A breeder reactor is a [[http://www.machine-history.com/Nuclear%20Reactor|nuclear reactor]] that is designed to produce more fissile material than it uses up.
In these reactors fissile material is produced through the conversion of 238U uranium into 239P plutonium. These machines are based on fast moving neutrons by using no moderator. Some ways this is done are by cooling with liquid sodium which has good heat transfer but does not slow down the neutrons.
Fast neutrons convert the (238U) uranium isotope, which does not directly undergo fission, to (239Pu) plutonium. This 239Pu is fissile material which can be used to create a reaction either for power plants in the form of MOx or for atomic weapons. This fuel cycle has been termed the plutonium economy. Other fissionable materials can be produced in a breeder reactor like thorium-233 which decays to fission material uranium-233.
Experimental Breeder Reactor-I (EBR-I) was the first breeder reactor which operated at Idaho National Laboratory built and designed by the Argonne National Laboratory in Chicago, Ill . On Dec. 20, 1951, the first historic experiment at EBR-I began. At 1:50 p.m., the first usable amount of electricity ever generated from nuclear power began flowing from the turbine generator. Four light bulbs glowed brightly to inaugurate the birth of nuclear-generated power. The next day, the experiment was repeated, and sufficient electricity to power the EBR-I building was generated.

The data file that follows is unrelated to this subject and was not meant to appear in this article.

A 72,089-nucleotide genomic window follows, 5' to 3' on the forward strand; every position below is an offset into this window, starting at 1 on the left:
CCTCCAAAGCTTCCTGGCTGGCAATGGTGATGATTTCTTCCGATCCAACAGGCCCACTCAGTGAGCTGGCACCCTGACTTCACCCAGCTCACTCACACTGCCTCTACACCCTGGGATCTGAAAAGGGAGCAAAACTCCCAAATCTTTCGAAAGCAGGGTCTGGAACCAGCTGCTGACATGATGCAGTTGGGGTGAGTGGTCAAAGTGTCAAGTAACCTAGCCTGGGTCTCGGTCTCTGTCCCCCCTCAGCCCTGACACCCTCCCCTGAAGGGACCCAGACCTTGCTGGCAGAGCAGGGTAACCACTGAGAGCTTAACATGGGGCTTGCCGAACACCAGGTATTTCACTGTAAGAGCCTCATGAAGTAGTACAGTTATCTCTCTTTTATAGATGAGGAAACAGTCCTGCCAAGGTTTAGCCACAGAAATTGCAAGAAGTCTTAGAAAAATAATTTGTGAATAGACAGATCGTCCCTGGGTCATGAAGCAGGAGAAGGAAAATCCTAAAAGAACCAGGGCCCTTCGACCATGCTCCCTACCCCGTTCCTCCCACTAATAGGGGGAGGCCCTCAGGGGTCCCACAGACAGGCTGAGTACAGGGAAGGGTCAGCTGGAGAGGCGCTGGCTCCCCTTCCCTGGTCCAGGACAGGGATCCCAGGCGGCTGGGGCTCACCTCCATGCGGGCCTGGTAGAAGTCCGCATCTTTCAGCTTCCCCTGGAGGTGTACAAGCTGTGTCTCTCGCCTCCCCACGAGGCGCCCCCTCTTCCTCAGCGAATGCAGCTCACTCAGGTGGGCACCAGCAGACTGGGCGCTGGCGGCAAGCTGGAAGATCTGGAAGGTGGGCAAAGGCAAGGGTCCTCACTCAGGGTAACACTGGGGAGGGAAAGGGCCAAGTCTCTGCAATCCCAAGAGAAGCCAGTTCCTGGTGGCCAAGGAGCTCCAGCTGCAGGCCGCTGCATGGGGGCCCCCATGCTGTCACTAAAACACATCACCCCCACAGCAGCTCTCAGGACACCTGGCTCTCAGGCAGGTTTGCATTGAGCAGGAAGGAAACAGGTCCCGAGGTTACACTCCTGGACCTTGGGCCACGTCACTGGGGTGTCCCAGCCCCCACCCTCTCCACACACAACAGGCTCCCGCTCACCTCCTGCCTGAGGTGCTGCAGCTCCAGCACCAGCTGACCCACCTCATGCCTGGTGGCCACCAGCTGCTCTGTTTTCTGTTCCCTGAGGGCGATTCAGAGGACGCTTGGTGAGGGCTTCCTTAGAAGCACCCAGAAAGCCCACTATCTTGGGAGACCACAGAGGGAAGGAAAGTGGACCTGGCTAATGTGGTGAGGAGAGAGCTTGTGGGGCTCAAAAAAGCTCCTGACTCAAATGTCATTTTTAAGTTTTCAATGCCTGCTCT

Some other past and present breeder reactors include France's Phenix and later Superphenix which produced electricity form 1985 to 1996. Russia's BN-600 was in operation from 1980 to 2010. Japan's Monju operated in 1994 and 1995 and is suppose to achieved criticality again in 2010.